The point of the post is lost on me as well. How do you motivate this employee to have the desire to be empowered? In my experience, 99% of people in positions at the bottom of the food chain are not there for anything more than a paycheck. It is the only thing that motivates them so the amount of work and commitment to the goals of the corporate body are directly proportional to the number on the paycheck. Possibilities for advancement through the ranks does not entice them. So the only way to give them even the desire to be empowered in the way you suggest would be to pay them at a management level, which would be absurd. No, the only course of action for Dominos in this case is to make sure that any questions, comments, or complaints about pricing be immediately brought to the attention of a manager who is empowered to take action and should have that Nordstroms type of mentality already beaten into his head. As a former Domino’s employee I can tell you that this is exactly the case, managers do take this attitude and often take action to ensure customer satisfaction (if they are doing their job correctly, that is).

    The point of your post, as it seems to me, is to complain that the interface is not also the administrator and I can’t help but be mystified by this. In this case the guy probably should have alerted his manager to your complaint but I wouldn’t even expect that much from him. I would say you the customer are responsible if not obliged to insist on speaking directly to the manager. If, after that point, you still do not see results then you are justified in your complaint and the business needs to retrain its people. But as I see it, your complaints are silly.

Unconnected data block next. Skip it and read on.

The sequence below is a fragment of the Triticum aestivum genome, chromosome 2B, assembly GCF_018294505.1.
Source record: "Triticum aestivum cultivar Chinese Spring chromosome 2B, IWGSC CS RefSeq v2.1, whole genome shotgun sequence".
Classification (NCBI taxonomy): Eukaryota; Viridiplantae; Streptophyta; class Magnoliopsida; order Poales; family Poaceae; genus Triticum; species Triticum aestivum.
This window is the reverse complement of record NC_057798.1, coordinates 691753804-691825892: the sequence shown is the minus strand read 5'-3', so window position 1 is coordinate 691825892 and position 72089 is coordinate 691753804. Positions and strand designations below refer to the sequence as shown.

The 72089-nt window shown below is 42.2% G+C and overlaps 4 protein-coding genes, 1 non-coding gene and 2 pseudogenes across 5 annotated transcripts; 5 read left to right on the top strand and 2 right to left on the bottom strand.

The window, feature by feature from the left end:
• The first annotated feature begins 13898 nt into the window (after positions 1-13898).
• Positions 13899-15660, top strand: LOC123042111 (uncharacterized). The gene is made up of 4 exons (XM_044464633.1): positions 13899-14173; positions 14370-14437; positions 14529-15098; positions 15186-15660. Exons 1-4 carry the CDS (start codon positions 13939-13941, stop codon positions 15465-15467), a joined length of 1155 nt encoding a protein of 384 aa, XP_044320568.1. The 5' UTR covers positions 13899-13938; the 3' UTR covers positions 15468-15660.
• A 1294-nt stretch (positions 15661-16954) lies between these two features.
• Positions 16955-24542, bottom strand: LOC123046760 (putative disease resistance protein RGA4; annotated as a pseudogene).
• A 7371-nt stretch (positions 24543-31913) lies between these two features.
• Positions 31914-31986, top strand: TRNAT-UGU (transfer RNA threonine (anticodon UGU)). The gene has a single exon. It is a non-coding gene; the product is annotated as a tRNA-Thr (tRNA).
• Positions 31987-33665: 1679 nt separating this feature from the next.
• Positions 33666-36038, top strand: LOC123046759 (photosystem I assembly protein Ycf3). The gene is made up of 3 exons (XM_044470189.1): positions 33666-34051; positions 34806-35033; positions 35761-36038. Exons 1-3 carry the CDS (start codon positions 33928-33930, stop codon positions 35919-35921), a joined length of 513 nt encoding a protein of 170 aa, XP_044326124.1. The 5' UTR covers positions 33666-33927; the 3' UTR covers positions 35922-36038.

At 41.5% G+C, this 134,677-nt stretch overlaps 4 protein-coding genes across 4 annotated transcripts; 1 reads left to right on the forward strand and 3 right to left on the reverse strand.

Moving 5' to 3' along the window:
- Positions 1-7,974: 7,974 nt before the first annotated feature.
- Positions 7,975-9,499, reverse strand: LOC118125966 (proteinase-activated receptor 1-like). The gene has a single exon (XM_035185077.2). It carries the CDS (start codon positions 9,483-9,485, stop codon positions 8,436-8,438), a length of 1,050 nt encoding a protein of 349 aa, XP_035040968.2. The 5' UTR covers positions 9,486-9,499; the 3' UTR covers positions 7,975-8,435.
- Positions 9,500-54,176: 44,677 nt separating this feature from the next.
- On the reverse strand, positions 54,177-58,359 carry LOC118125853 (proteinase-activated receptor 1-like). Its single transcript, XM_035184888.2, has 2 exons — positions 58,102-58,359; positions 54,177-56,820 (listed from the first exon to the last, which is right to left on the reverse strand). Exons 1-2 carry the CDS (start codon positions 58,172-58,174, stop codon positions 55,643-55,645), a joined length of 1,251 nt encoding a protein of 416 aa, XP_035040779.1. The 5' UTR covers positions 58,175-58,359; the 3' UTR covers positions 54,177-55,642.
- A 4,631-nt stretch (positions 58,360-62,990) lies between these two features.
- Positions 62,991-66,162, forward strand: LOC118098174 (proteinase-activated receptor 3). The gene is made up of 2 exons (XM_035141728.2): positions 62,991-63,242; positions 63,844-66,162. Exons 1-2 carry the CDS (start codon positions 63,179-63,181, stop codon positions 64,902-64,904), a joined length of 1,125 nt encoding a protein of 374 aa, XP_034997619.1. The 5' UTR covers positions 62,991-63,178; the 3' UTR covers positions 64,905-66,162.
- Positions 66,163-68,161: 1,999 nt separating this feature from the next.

11. Janet Smith

    Holy pepperoni. These comments sure are thought-provoking. Jake, you don’t know me, but I’m definitely not a tight-wad. I’d like to address this subject in more depth, and will do so tomorrow. Please check back for my post on motivating hourly employees and inspiring them to be true ambassadors for their employers. It can be done. It can be done. It can be done. Peter, Jake, and everyone else…please check this blog tomorrow (May 2)!